In the Journals

Low IL-6 levels may promote 'successful aging'

Low interleukin-6 levels may promote successful aging by reducing the risk for developing impaired respiratory, musculoskeletal functioning and diabetes, data from a recent study indicate.

“There is increasing evidence that interleukin-6 is the proinflammatory cytokine that ‘drives’ downstream inflammatory markers, such as C-reactive protein and fibrinogen,” study researcher Tasnime N. Akbaraly, PhD, of the Institut National de la Santé et de la Recherche Médicale in Paris, and colleagues wrote. “We showed that having chronically high levels of interleukin-6 halved the odds of successful aging 10 years later and was associated with increased odds of future cardiovascular disease and death from noncardiovascular causes in a dose-response fashion.”

The researchers collected data from the Whitehall 2 study cohort, which first began in 1985. They examined inflammatory markers twice during a 5-year exposure period to better understand the link between chronic inflammation and successful aging phenotypes (ie, free of major chronic disease and with good physical, mental and cognitive functioning), or incident fatal or nonfatal CVD.

According to data, 721 (23.7%) of the 3,044 middle-aged adults (28.2% women) fit the criteria for successful aging at the 10-year follow-up. In addition, 321 (10.6%) patients had CVD events, 147 (4.8%) died of non-CV causes and 1,855 (60.9%) were classified in the normal aging phenotype.

High IL-6 levels (>2 ng/L) twice during a 5-year time period were associated with poor aging at the 10-year follow-up (OR=0.53; 95% CI, 0.38-0.74). These high levels were also associated with increased risk for future CV events (OR=1.64; 95% CI, 1.15-2.33) and non-CV deaths (OR=2.43; 95% CI, 1.58-3.8), researchers wrote.

“If confirmed, these results shed new light on the importance of assessing long-term chronic inflammation in geriatric clinical practice, not only to target individuals at risk of unhealthy aging but also to promote ideal health by managing long-term chronic inflammation,” researchers wrote.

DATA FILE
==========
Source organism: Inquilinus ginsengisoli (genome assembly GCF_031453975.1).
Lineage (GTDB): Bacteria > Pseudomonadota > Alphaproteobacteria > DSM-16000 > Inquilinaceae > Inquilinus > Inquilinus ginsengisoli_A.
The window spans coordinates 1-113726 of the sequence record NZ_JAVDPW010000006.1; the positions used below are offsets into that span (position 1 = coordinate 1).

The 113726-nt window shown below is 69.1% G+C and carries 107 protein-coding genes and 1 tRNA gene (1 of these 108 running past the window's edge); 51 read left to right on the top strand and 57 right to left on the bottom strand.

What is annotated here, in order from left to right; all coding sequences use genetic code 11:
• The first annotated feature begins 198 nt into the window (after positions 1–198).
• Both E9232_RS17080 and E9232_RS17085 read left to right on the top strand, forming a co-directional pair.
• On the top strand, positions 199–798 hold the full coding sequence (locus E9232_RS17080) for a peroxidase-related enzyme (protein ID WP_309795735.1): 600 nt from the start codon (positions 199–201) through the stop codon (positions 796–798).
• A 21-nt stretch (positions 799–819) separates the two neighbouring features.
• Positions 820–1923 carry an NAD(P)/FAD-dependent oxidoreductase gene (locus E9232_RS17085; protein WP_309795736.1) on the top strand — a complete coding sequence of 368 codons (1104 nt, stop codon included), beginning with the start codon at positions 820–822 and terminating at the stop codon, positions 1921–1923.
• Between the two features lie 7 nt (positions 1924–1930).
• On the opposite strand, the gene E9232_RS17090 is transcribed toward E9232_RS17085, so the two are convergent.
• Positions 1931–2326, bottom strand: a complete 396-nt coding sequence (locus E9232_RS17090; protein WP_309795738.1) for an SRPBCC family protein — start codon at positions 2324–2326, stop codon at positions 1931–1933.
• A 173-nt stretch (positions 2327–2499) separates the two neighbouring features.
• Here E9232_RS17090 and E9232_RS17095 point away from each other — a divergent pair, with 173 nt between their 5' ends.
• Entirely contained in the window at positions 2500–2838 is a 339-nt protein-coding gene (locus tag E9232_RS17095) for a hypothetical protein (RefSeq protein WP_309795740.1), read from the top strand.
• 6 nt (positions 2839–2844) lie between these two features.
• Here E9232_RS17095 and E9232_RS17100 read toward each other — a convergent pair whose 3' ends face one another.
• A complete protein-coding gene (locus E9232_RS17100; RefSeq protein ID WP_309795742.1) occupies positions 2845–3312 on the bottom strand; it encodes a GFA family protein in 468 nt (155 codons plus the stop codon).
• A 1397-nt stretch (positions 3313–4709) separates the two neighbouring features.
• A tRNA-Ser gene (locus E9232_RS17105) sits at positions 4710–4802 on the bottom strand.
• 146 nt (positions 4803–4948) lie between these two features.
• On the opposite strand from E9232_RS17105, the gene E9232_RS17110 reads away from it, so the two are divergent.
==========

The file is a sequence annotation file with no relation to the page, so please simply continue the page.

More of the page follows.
Disclosure: The researchers report no relevant financial disclosures.

Low interleukin-6 levels may promote successful aging by reducing the risk for developing impaired respiratory, musculoskeletal functioning and diabetes, data from a recent study indicate.

“There is increasing evidence that interleukin-6 is the proinflammatory cytokine that ‘drives’ downstream inflammatory markers, such as C-reactive protein and fibrinogen,” study researcher Tasnime N. Akbaraly, PhD, of the Institut National de la Santé et de la Recherche Médicale in Paris, and colleagues wrote. “We showed that having chronically high levels of interleukin-6 halved the odds of successful aging 10 years later and was associated with increased odds of future cardiovascular disease and death from noncardiovascular causes in a dose-response fashion.”

The researchers collected data from the Whitehall 2 study cohort, which first began in 1985. They examined inflammatory markers twice during a 5-year exposure period to better understand the link between chronic inflammation and successful aging phenotypes (ie, free of major chronic disease and with good physical, mental and cognitive functioning), or incident fatal or nonfatal CVD.

According to data, 721 (23.7%) of the 3,044 middle-aged adults (28.2% women) fit the criteria for successful aging at the 10-year follow-up. In addition, 321 (10.6%) patients had CVD events, 147 (4.8%) died of non-CV causes and 1,855 (60.9%) were classified in the normal aging phenotype.

High IL-6 levels (>2 ng/L) twice during a 5-year time period were associated with poor aging at the 10-year follow-up (OR=0.53; 95% CI, 0.38-0.74). These high levels were also associated with increased risk for future CV events (OR=1.64; 95% CI, 1.15-2.33) and non-CV deaths (OR=2.43; 95% CI, 1.58-3.8), researchers wrote.

“If confirmed, these results shed new light on the importance of assessing long-term chronic inflammation in geriatric clinical practice, not only to target individuals at risk of unhealthy aging but also to promote ideal health by managing long-term chronic inflammation,” researchers wrote.

Disclosure: The researchers report no relevant financial disclosures.